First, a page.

Control in a General Partnership

When you're in business with partners, make sure your agreement covers how much control each person has

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By Jeffrey Steinberger

For many entrepreneurs, a partnership makes more sense than going solo. Yet with partners comes a slew of issues to consider, including how to overcome voting deadlock, whether votes should be based on financial contribution and what happens when somebody wants out.  Read on to find out how a partnership agreement works and what you should make sure yours includes.

A general partnership is an association of two or more people formed under the partnership law of a state or other jurisdiction to operate as co-owners of a business. The association is created by a consensual agreement of the partners, which may be written, oral or implied. Of course, a written agreement is immensely preferable.

Voting Rights

In the absence of an agreement to the contrary, the partners have equal rights and authority to participate in managing the business. Generally, each partner has one, equal vote when matters need to be decided. When the contribution of capital to a partnership is uneven, typically the votes are weighted in accordance with the respective financial interests. However, partners with larger financial interests usually will favor equal voting rights among the partners.

When there are several partners or the partnership business activities are numerous or complex, the partnership agreement may create classes of partners with different voting and financial rights. The partners may agree to create senior and junior partners, designate a managing partner, or appoint a management committee with specified duties and responsibilities. Day-to-day decision-making may be delegated to such a managing partner or committee, but major decisions still require a vote of the partners.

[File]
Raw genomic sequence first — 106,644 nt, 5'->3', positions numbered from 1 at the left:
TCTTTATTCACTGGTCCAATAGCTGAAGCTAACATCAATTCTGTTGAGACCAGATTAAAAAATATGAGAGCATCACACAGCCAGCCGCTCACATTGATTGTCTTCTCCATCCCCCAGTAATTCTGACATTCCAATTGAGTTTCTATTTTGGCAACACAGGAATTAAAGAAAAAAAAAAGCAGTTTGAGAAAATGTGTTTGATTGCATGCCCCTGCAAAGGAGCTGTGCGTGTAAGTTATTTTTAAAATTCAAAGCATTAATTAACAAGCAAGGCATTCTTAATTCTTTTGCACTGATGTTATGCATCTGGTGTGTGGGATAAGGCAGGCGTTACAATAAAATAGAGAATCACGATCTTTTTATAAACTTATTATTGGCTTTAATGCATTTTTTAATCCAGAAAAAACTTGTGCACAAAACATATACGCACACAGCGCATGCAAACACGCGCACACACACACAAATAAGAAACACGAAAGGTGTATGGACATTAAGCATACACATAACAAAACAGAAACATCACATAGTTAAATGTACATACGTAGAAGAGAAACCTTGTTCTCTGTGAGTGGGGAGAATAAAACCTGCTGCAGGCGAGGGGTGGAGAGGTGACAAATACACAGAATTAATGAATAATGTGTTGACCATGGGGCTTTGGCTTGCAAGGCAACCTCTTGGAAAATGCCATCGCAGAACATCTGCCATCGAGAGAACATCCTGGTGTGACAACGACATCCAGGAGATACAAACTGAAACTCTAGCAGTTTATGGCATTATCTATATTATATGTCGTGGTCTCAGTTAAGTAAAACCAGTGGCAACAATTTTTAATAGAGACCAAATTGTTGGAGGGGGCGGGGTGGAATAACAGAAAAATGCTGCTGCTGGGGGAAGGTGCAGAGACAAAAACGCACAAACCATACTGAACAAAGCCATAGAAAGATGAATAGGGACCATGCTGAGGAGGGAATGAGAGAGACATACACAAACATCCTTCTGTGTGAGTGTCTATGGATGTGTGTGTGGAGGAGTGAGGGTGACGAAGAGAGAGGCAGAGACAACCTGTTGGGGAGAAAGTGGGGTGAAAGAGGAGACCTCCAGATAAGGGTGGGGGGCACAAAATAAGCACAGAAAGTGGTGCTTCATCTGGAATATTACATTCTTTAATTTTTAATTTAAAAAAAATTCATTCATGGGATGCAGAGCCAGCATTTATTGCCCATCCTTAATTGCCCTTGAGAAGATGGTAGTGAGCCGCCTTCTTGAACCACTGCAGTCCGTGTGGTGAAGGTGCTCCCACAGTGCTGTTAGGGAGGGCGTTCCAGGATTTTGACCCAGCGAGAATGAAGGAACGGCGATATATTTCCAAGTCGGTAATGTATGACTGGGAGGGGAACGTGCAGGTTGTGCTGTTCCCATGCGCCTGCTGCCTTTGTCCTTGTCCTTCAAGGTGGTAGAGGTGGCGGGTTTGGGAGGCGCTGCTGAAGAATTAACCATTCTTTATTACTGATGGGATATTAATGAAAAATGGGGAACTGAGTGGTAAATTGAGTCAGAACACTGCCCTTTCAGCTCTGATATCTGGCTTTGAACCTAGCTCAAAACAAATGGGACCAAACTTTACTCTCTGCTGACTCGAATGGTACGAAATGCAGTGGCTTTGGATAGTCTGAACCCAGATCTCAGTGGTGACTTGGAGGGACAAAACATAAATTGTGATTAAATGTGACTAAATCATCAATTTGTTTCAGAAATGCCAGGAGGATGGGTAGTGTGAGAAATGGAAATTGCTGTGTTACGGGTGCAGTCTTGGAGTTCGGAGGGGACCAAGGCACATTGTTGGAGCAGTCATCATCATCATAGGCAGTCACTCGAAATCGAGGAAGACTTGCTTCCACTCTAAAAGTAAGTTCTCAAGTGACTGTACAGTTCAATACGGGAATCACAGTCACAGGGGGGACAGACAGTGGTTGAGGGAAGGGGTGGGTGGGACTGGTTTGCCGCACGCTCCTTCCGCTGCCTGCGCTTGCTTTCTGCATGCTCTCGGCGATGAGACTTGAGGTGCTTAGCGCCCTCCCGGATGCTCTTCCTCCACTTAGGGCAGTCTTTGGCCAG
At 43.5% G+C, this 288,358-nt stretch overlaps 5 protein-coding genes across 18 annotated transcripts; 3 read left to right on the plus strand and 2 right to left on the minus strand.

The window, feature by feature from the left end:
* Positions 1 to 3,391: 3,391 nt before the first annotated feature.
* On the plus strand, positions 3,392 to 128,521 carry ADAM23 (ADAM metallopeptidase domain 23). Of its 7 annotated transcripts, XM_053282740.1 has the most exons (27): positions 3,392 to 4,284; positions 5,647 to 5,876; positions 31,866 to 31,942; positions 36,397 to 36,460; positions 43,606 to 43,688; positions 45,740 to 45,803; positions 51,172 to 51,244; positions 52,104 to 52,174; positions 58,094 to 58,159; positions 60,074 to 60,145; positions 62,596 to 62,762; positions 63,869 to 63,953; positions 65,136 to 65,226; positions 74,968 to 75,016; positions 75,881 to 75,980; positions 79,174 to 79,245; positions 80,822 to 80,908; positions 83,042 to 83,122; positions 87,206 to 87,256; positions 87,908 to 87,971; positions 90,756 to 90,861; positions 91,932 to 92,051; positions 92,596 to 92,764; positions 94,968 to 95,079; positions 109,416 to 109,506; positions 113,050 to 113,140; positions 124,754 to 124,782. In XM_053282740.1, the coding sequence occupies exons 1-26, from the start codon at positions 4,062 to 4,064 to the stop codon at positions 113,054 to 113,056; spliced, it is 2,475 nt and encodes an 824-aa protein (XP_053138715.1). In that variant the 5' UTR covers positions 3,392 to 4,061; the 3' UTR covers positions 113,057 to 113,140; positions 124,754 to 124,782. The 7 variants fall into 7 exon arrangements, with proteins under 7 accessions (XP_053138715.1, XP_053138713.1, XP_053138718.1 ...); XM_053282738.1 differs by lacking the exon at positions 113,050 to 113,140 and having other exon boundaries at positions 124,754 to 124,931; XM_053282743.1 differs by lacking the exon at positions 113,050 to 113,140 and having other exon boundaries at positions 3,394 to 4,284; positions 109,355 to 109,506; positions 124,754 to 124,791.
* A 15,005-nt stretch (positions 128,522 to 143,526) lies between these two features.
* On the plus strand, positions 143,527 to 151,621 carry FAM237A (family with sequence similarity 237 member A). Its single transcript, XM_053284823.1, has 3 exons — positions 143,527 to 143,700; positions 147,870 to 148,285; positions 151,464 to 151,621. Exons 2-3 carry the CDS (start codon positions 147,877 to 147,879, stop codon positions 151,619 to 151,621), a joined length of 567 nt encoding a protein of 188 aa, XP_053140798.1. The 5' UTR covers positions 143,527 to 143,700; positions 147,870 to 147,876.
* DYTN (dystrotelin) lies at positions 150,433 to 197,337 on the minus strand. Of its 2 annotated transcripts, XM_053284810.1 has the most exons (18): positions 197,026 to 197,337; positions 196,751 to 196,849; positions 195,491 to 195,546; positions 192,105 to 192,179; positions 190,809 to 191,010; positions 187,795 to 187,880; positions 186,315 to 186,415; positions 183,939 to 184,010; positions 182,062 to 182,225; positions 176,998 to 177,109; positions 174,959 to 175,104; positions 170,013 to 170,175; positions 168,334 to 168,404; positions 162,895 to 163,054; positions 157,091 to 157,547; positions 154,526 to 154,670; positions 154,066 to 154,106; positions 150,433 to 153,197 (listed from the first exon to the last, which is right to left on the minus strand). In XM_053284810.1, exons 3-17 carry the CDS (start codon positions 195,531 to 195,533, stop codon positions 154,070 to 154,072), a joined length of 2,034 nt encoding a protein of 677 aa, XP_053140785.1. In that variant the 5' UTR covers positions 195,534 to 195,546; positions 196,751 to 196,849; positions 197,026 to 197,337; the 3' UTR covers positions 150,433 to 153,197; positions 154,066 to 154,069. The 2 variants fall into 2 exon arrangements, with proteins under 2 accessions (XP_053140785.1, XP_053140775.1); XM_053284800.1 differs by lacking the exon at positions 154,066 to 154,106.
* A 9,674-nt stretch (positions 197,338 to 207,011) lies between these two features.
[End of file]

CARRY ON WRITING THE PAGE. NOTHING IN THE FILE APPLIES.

Unless otherwise agreed, differences arising on ordinary matters are decided by majority vote of the partners. Any act contrary to the agreement or outside the ordinary course of the business requires the unanimous consent of the partners.

The partnership agreement should anticipate the possibility of a voting deadlock and outline provisions for resolving the impasse. The agreement may provide for independent arbitration of deadlocked decisions or that a buy-out clause be triggered so that one partner may resolve a deadlock by purchasing the interest of another partner. 

When all else fails, a partner may always exercise the power granted by the partnership law of most jurisdictions to dissolve the partnership at any time.

Dissolving the Partnership

In most states, the law of partnerships provides that, unless the agreement indicates otherwise, partnerships are dissolved—or a partner may be dissociated from the partnership—when specified events occur. These usually include death, expulsion or bankruptcy of a partner; impossibility to conduct partnership business; or a decree of dissolution by a court. Dissolution doesn't mean that the partnership ceases business, but that the relationship between the partners is terminated.

If the partnership plans to go out of business, the next step is called winding up. The business, property and assets of the partnership are disposed of in accordance with the partners' agreement. However, unless prohibited by a court judgment or the agreement, the partners under the law of some states may continue the partnership by following the provisions of the agreement with respect to the calculation and payment of the dissociating partner's interest. In other states, the dissociating partner has the right to demand that the partnership be wound up.

Partners own an interest in the partnership, but not in the property and assets owned by the partnership. Thus, a partner can only sell or transfer his or her economic interest in the partnership—i.e., the right to profits, losses and distributions. Usually, the partnership agreement contains restrictions on a partner's right to sell or transfer. These provisions are intended to protect the remaining partners while allowing the dissociating partner to be fairly compensated for his or her interest. Partnership agreements commonly give the remaining partners a right of first refusal to buy out the dissociating partner.


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